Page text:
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Use Task Scheduler To Clean Up Your PC: Part 3

In part 1 and part 2 of this series, we got started with using task scheduler to set up automatic PC maintenance. If you haven’t read those articles yet:

Click here for part 1. [1]

Click here for part 2. [2]

Now that we’ve instructed task scheduler to start a program at a particular time, let’s tell it what actions we want to be taken.

Step four: one of the most important steps. We are going to specify the location of the program that we want to start. In the Program/script box insert the route of the executable, you can click on browse and navigate through the folders to locate it.

In this case, to execute the windows defrag tool, the path is:
%windir%\system32\defrag.exe

http://imgsrv.worldstart.com/images/ct-images/2017/03/scheduler-add-arguments.jpg

Also, we can add arguments that will specify rules and preferences that the program will follow upon execution.

These are the arguments that we can add to defrag.exe. Those in red work in Windows 8, 8.1 and 10.

/A            Perform analysis on the specified volumes.

/B            Perform boot optimization to defrags the boot sector of the boot volume. This will not work on an SSD.

/C            Perform the operation on all volumes.

/D            Perform traditional defrag (this is the default).

/E            Perform the operation on all volumes except those specified.

/H            Run the operation at normal priority (default is low).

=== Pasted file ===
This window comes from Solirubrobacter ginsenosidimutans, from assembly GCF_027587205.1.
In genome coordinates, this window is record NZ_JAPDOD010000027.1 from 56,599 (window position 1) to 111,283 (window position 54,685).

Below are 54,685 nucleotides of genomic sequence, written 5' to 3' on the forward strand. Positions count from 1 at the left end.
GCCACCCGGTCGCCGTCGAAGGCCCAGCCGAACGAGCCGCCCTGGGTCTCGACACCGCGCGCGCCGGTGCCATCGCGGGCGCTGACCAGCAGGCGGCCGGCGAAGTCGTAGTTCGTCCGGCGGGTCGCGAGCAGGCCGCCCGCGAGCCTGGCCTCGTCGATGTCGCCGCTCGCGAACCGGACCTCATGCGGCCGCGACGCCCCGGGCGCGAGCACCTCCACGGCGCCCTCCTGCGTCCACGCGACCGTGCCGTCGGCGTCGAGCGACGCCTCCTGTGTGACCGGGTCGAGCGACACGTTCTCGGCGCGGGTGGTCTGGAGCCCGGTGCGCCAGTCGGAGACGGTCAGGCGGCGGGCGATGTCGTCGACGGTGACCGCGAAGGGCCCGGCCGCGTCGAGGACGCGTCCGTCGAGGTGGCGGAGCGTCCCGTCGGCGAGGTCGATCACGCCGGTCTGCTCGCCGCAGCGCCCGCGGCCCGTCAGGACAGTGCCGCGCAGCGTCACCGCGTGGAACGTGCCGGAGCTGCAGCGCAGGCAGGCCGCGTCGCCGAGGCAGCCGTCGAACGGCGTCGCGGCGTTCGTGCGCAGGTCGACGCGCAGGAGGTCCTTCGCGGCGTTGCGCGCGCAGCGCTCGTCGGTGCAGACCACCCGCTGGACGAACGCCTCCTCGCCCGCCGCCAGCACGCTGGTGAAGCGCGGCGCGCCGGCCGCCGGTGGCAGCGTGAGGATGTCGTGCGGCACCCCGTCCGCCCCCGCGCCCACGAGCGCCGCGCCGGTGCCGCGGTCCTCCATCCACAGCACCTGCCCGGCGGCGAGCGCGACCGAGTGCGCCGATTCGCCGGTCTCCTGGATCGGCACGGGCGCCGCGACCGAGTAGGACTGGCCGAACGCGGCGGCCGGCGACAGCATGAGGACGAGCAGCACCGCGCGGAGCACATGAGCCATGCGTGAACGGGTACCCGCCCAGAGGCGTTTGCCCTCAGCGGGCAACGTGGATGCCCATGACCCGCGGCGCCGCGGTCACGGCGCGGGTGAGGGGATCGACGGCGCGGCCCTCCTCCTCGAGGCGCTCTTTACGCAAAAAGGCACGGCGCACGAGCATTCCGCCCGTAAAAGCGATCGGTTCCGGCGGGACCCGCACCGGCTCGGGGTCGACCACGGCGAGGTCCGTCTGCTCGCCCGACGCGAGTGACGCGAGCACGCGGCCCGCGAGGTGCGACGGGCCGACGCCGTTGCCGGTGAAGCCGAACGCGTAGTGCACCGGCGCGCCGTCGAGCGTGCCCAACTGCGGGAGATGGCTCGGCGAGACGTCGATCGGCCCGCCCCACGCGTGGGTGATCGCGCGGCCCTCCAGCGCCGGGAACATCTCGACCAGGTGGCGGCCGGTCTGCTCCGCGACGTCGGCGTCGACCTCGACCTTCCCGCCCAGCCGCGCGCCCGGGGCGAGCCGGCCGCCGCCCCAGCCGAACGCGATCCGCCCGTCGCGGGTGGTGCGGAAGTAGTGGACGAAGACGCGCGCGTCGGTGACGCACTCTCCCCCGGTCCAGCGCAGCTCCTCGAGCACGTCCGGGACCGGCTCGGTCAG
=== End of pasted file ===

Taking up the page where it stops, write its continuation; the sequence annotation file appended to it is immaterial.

/K            Perform slab consolidation on the specified volumes.

/L            Perform retrim on the specified volumes. Only for an SSD.

/M           Run the operation on each volume in parallel in the background.

/O           Perform the proper optimization for each media type.

/T            Track an operation already in progress on the specified volume.

/U            Print the progress of the operation on the screen.

/V            Print verbose output containing the fragmentation statistics.

/X            Perform free space consolidation on the specified volumes.

 

Step five: almost there! The last window shows us a summary of the task that we’ve just created. Make sure that you check the box “Open the Properties dialog for this task when I click Finish”.

http://imgsrv.worldstart.com/images/ct-images/2017/03/scheduler-properties-dialog.jpg

Step six: the properties window. Here we’ll set some important privileges options. Always make sure that you are logged with an account that has administrator rights when creating the task, if not, then you can change the account that is running the task from “Change User or group” button (red rectangle). Also check the box “Run with highest privileges” (blue rectangle), if you don’t, some tasks won’t run at all. Last but not least, configure the task for the operative system you are running, in this case, Windows 7 (green rectangle).

http://imgsrv.worldstart.com/images/ct-images/2017/03/scheduler-privileges.jpg

 

 

Now you can close the window and look for your new task in the Active task section.

http://imgsrv.worldstart.com/images/ct-images/2017/03/active-tasks-scheduler.jpg

But how can we now that it will work when the time comes? Well, if you double-click on it, then you can check and edit its properties from the actions column on the right. There you can run the task anytime you want, end it if it’s already running or delete it if you no longer need it.
Let’s test it by clicking Run.

active-tasks-scheduler-run

http://imgsrv.worldstart.com/images/ct-images/2017/03/active-tasks-scheduler-running.jpg

It’s alive! Click Ctrl+C if you don’t want to run the defrag now.

Now, at the beginning of this series, I promised you some bonus tips for scheduling other actions using Task Scheduler. We’ll check those out in the final part of this series, tomorrow.

~ Hernan Escalante